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Learning This One Simple Concept Could Make You Rich

By Brett Aitken, editor, Stansberry Alpha
Wednesday, January 14, 2015

There is a simple path to wealth...
It doesn't require much work. It doesn't require much knowledge. You don't have to be lucky, or even all that good.
You just have to learn one simple concept: capital efficiency.
It's one of our favorite strategies... Finding companies that generate massive amounts of cash without having to pour huge sums back into capital investment to keep the business going and growing.
They don't have to spend much money investing in their businesses because their primary asset is their well-established, good reputation.
If you love Hershey chocolate, you're not likely to switch brands. As long as Hershey delivers the same high-quality product at the same reasonable price, you'll stick with it. Hershey doesn't have to build lots of new plants or constantly create new products. It doesn't even have to spend a fortune on advertising. It has an installed, loyal, and ready base of buyers... and a large moat around its business, thanks to brand loyalty.
If you're prepared to hang on for the long haul, investing in capital-efficient companies with dominant brands is one of the simplest paths to great wealth.
Just ask legendary investor Warren Buffett...
This strategy has made Buffett one of the richest people on the planet.
For example, look at the huge stake that Buffett took in the iconic soda brand Coca-Cola back in 1988. At the time, he told shareholders...
We expect to hold these securities for a long time. In fact, when we own portions of outstanding businesses with outstanding managements, our favorite holding period is forever.

Business magazine Forbes ranks Coke as the world's fourth-most valuable brand. Without taking away anything from the company's management, Coke is a simple business. It made soda 100 years ago. It makes soda today. And it will be making soda in another 100 years. Sure, packaging and marketing campaigns change. But not much (if anything) has changed about the company's core product, Coke.
It also gushes cash...
In 2013, Coca-Cola sold more than $46 billion in product. It operates on gross margins of around 60%, meaning it produced $28 billion in gross profits. And the thing we love most is it generated almost $8 billion in free cash flow. This is the amount of cash left after the company has paid out all operating and capital expenses. It's the number that doesn't lie.
As a result, between dividends and share repurchases, it sent roughly $8.5 billion back to shareholders... more than triple its $2.5 billion in capital expenditure. And the company has been treating shareholders this way for years.
This is a wonderful business. No other words can describe it. And it is dead easy to understand for investors.
Buffett spent about $1 billion on Coke shares in 1988 and 1989. By the end of 1989, the position was equal to 35% of Berkshire Hathaway's entire equity portfolio. Today, Berkshire's Coke position has grown to about a 9% stake in the company and has a market value of around $17 billion. And that doesn't count the massive dividends that Coca-Cola has paid to Berkshire over the years.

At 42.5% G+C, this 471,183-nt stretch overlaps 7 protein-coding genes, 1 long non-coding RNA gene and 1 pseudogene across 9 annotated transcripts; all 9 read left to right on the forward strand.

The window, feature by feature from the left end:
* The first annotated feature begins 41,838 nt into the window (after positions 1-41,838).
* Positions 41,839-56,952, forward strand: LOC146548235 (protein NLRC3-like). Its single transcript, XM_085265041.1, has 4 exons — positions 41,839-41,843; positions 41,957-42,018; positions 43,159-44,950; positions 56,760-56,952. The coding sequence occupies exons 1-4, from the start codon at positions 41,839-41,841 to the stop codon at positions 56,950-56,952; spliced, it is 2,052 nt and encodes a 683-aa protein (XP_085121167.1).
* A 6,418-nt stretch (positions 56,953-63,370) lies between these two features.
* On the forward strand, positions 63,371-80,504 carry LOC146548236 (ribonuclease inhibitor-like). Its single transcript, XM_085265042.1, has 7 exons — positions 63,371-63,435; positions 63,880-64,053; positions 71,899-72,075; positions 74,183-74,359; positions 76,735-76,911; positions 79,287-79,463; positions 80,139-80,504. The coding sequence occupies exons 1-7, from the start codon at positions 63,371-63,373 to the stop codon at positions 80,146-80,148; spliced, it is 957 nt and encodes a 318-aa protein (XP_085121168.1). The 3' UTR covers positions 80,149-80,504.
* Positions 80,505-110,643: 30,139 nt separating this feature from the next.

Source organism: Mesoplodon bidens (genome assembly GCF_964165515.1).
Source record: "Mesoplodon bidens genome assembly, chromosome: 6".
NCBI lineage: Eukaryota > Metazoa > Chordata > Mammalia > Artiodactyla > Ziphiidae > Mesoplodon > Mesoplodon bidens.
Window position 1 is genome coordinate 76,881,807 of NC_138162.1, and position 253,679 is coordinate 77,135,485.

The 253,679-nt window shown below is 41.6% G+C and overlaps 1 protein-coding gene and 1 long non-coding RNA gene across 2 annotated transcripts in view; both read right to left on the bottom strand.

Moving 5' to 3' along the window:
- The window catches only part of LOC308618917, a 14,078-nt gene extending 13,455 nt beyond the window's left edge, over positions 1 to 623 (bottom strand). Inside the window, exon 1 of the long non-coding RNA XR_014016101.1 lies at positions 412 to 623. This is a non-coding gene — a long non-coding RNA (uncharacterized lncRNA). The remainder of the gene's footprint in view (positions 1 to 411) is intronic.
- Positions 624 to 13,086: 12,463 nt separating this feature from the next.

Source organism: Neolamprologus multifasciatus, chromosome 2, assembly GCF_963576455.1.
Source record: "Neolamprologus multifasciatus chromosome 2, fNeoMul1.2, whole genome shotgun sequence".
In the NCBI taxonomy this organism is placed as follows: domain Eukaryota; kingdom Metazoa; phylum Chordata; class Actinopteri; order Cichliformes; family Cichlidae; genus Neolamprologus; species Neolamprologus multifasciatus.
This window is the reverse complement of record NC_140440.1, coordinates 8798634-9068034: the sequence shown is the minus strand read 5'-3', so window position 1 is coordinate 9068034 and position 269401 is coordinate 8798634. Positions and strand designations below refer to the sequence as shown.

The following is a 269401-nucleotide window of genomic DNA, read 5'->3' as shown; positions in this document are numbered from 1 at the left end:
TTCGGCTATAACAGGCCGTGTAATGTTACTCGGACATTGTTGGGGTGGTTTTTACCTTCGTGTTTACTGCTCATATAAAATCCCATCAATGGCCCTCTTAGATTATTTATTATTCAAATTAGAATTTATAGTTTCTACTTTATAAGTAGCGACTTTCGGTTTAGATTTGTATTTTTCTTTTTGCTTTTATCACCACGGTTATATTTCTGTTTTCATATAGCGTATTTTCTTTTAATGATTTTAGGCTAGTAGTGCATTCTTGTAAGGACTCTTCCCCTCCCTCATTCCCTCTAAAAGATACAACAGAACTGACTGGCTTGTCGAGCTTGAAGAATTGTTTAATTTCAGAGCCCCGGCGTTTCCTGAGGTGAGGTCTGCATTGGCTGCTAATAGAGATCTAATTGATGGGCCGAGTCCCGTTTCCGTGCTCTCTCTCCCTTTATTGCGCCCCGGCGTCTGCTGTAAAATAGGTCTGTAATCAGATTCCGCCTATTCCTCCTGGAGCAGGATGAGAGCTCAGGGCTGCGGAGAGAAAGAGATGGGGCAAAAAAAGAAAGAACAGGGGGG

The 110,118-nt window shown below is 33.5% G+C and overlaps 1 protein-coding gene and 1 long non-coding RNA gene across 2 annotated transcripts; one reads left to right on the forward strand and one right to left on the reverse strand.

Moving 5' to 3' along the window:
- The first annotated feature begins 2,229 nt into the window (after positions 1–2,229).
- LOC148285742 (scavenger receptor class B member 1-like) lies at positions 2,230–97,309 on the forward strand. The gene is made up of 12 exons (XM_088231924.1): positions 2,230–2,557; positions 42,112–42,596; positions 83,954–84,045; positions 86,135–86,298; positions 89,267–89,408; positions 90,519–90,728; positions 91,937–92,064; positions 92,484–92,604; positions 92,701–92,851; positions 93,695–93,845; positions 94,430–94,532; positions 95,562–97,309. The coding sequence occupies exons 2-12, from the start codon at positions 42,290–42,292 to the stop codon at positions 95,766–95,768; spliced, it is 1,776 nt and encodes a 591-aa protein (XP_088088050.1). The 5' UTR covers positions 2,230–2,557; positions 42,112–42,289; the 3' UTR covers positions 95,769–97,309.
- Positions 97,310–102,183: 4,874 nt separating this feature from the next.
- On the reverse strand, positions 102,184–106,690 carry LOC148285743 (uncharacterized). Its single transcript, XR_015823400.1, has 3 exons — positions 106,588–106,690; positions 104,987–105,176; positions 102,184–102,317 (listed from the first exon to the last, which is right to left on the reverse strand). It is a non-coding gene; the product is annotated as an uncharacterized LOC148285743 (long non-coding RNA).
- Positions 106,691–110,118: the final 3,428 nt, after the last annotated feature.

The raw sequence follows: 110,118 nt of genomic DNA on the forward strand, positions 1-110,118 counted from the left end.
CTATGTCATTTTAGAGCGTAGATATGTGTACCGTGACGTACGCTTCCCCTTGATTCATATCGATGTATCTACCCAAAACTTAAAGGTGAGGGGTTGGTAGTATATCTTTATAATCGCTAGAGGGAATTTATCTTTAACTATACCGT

The concept is simple to understand.
We look for companies that consistently grow sales, generate huge chunks of free cash flow with high returns on assets, and reward shareholders by way of dividends and share buybacks.
Some growth companies may reinvest part, or all, of their excess cash into growing the business rather than returning it to shareholders. But the important point is that these companies gush free cash flow and don't require huge capital investments to maintain and grow the business.
For companies like Hershey (HSY), Microsoft (MSFT), or even video-game publisher Activision-Blizzard (ATVI) that can achieve that year in and year out, the compounding return for shareholders... and the stock... will be much higher than businesses with similar volumes in sales and profit that require heavy capital investments just to keep the lights on.
Understanding capital efficiency gives you an edge... You'll be way ahead of almost every investor you know. And if you learn how to buy capital-efficient businesses at the right prices, you will be well on your way to accumulating real wealth through your investments.
Brett Aitken

Further Reading:

Find some of Porter Stansberry's classic essays on capital efficiency below:
The Best and Most Surefire Way of Building Wealth in Troubled Times
This is one of the most important steps you can take to protect yourself...
The Right Stocks to Own for Inflation Protection
A certain class of stocks can protect you from inflation – even better than gold can...
The Invisible Power Behind the World's Best Investments
There's no safer investment approach than this one...

Market Notes


The latest proof that "selling the basics" works: Altria just reached a new high.
Regular DailyWealth readers know we're fans of owning boring, basic businesses that sell things like soda, soap, toothpaste, food, beer, and cigarettes. These firms don't produce "next big thing" technologies, but demand for their products is constant. And it's unlikely a new technology will render having a beer after work obsolete.
One of the great "basics" leaders is U.S. cigarette powerhouse Altria. Our friend and colleague Tom Dyson wrote an excellent piece on the company, which you can read here.
As you can see from the chart below, Altria's share price has climbed from $33 per share to $51 per share over the past two years. The stock just broke out to a new high. As we often say, selling the basics isn't exciting... it just works.

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